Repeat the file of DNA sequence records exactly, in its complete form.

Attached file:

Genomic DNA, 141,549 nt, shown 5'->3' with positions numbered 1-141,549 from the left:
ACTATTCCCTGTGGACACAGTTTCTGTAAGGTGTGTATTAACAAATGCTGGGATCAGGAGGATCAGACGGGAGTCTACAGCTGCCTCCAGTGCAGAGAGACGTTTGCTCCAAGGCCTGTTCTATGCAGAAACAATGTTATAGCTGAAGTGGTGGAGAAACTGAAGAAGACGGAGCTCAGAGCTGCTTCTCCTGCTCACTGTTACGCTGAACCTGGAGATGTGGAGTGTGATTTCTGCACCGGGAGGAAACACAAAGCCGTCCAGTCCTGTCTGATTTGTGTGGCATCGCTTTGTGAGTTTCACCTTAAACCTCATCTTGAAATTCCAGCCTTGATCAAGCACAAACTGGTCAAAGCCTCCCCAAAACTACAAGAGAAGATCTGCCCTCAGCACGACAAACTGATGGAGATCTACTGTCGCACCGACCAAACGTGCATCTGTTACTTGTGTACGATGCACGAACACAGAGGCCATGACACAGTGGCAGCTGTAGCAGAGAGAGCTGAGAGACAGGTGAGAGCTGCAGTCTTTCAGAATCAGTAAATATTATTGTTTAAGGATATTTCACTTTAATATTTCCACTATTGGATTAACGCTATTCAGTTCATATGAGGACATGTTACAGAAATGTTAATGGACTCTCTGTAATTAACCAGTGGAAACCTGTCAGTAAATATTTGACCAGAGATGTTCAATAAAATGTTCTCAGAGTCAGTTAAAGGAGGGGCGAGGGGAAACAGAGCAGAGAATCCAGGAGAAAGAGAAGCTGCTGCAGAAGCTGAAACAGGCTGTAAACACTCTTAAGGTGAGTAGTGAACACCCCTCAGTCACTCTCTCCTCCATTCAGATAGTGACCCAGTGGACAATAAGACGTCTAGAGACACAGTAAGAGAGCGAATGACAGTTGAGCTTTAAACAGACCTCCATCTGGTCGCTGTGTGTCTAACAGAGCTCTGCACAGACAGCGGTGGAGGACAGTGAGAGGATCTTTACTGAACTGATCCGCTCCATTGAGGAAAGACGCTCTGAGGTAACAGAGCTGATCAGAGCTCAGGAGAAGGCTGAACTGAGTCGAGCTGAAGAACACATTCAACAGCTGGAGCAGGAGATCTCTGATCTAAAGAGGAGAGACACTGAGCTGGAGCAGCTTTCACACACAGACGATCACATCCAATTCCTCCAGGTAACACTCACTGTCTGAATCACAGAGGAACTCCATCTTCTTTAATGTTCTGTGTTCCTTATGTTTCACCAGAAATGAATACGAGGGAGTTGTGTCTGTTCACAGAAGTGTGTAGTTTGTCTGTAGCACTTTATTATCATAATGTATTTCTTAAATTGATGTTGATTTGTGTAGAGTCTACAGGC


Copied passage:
Genomic DNA, 141,549 nt, shown 5'->3' with positions numbered 1-141,549 from the left:
ACTATTCCCTGTGGACACAGTTTCTGTAAGGTGTGTATTAACAAATGCTGGGATCAGGAGGATCAGACGGGAGTCTACAGCTGCCTCCAGTGCAGAGAGACGTTTGCTCCAAGGCCTGTTCTATGCAGAAACAATGTTATAGCTGAAGTGGTGGAGAAACTGAAGAAGACGGAGCTCAGAGCTGCTTCTCCTGCTCACTGTTACGCTGAACCTGGAGATGTGGAGTGTGATTTCTGCACCGGGAGGAAACACAAAGCCGTCCAGTCCTGTCTGATTTGTGTGGCATCGCTTTGTGAGTTTCACCTTAAACCTCATCTTGAAATTCCAGCCTTGATCAAGCACAAACTGGTCAAAGCCTCCCCAAAACTACAAGAGAAGATCTGCCCTCAGCACGACAAACTGATGGAGATCTACTGTCGCACCGACCAAACGTGCATCTGTTACTTGTGTACGATGCACGAACACAGAGGCCATGACACAGTGGCAGCTGTAGCAGAGAGAGCTGAGAGACAGGTGAGAGCTGCAGTCTTTCAGAATCAGTAAATATTATTGTTTAAGGATATTTCACTTTAATATTTCCACTATTGGATTAACGCTATTCAGTTCATATGAGGACATGTTACAGAAATGTTAATGGACTCTCTGTAATTAACCAGTGGAAACCTGTCAGTAAATATTTGACCAGAGATGTTCAATAAAATGTTCTCAGAGTCAGTTAAAGGAGGGGCGAGGGGAAACAGAGCAGAGAATCCAGGAGAAAGAGAAGCTGCTGCAGAAGCTGAAACAGGCTGTAAACACTCTTAAGGTGAGTAGTGAACACCCCTCAGTCACTCTCTCCTCCATTCAGATAGTGACCCAGTGGACAATAAGACGTCTAGAGACACAGTAAGAGAGCGAATGACAGTTGAGCTTTAAACAGACCTCCATCTGGTCGCTGTGTGTCTAACAGAGCTCTGCACAGACAGCGGTGGAGGACAGTGAGAGGATCTTTACTGAACTGATCCGCTCCATTGAGGAAAGACGCTCTGAGGTAACAGAGCTGATCAGAGCTCAGGAGAAGGCTGAACTGAGTCGAGCTGAAGAACACATTCAACAGCTGGAGCAGGAGATCTCTGATCTAAAGAGGAGAGACACTGAGCTGGAGCAGCTTTCACACACAGACGATCACATCCAATTCCTCCAGGTAACACTCACTGTCTGAATCACAGAGGAACTCCATCTTCTTTAATGTTCTGTGTTCCTTATGTTTCACCAGAAATGAATACGAGGGAGTTGTGTCTGTTCACAGAAGTGTGTAGTTTGTCTGTAGCACTTTATTATCATAATGTATTTCTTAAATTGATGTTGATTTGTGTAGAGTCTACAGGC